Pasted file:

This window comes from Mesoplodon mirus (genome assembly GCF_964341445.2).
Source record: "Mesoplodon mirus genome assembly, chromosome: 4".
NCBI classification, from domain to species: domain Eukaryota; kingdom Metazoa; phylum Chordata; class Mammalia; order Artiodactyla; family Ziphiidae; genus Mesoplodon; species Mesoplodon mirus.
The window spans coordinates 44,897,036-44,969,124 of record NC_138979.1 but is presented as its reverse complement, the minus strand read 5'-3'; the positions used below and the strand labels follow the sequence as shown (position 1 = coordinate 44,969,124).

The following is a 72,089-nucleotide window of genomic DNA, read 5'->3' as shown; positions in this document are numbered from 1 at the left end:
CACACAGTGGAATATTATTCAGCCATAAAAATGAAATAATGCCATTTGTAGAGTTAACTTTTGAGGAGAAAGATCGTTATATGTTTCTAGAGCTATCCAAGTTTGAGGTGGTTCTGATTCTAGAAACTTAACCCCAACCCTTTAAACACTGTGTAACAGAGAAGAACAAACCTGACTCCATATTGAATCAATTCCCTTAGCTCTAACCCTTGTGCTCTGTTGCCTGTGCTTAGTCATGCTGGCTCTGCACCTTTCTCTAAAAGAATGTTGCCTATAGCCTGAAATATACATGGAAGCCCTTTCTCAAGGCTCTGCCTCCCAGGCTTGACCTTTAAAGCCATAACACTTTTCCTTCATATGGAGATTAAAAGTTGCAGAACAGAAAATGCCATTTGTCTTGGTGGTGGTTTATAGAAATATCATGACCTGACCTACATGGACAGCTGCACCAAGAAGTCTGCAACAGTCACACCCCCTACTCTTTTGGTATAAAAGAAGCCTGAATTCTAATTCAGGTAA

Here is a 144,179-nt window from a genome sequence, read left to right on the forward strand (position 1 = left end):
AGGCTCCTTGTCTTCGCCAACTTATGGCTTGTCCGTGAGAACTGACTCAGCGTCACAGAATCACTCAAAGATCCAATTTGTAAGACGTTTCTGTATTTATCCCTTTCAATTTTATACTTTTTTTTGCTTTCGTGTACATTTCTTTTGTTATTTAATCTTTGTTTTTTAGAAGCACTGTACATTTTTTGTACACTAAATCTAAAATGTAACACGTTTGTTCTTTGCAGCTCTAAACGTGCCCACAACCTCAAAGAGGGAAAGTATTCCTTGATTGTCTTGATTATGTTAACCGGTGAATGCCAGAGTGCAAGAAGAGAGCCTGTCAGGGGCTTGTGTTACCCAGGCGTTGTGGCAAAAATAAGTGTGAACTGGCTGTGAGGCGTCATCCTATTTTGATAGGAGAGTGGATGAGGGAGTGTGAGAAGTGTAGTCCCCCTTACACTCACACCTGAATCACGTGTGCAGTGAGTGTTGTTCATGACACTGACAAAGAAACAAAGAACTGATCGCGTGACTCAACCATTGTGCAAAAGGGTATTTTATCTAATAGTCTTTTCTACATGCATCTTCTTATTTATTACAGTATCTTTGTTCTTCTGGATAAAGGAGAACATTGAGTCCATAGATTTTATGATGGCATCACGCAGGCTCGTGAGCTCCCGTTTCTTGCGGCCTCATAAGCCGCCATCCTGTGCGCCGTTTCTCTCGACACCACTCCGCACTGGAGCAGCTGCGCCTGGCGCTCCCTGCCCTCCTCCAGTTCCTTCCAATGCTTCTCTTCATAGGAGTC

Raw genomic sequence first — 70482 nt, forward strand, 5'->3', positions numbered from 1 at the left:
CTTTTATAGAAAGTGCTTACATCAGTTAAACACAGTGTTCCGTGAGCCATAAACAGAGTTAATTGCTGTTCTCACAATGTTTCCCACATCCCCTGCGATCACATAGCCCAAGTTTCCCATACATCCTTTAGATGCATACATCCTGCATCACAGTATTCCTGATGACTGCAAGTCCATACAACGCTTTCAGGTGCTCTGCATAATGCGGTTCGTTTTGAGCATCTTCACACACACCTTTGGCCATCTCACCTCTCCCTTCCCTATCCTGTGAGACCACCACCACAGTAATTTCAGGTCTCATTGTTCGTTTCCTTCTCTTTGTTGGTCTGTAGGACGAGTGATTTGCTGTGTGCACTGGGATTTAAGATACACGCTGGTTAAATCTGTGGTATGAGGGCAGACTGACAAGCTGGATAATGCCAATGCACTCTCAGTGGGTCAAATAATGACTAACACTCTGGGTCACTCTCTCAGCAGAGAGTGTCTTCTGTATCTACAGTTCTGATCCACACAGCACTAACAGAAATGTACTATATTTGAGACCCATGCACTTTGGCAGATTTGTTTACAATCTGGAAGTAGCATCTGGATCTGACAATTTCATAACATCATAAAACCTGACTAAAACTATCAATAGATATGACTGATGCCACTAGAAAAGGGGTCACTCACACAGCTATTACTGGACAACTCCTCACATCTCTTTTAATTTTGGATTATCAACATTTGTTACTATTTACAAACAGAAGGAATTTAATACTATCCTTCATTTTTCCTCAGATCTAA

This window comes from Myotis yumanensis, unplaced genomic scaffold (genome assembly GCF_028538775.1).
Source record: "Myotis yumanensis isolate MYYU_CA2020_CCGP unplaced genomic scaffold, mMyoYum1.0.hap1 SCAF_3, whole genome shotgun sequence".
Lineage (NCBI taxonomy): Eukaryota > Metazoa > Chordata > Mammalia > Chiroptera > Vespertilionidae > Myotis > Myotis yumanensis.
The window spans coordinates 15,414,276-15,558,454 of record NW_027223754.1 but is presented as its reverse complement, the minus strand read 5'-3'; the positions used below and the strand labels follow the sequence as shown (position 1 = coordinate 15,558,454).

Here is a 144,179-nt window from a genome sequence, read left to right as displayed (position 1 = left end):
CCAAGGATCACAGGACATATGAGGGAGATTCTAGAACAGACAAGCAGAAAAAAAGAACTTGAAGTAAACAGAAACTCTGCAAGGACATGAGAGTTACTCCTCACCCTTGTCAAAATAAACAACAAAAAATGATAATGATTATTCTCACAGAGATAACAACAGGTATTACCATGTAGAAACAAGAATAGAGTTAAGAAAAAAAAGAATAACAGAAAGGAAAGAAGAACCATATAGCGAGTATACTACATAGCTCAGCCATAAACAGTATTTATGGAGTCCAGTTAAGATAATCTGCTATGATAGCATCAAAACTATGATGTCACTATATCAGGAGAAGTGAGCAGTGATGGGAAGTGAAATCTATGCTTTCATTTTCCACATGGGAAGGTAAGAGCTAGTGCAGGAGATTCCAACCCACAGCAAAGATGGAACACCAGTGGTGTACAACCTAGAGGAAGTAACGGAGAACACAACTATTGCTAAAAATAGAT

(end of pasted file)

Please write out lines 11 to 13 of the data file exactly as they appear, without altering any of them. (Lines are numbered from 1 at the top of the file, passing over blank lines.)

This window comes from Myotis yumanensis, unplaced genomic scaffold (genome assembly GCF_028538775.1).
Source record: "Myotis yumanensis isolate MYYU_CA2020_CCGP unplaced genomic scaffold, mMyoYum1.0.hap1 SCAF_3, whole genome shotgun sequence".
Lineage (NCBI taxonomy): Eukaryota > Metazoa > Chordata > Mammalia > Chiroptera > Vespertilionidae > Myotis > Myotis yumanensis.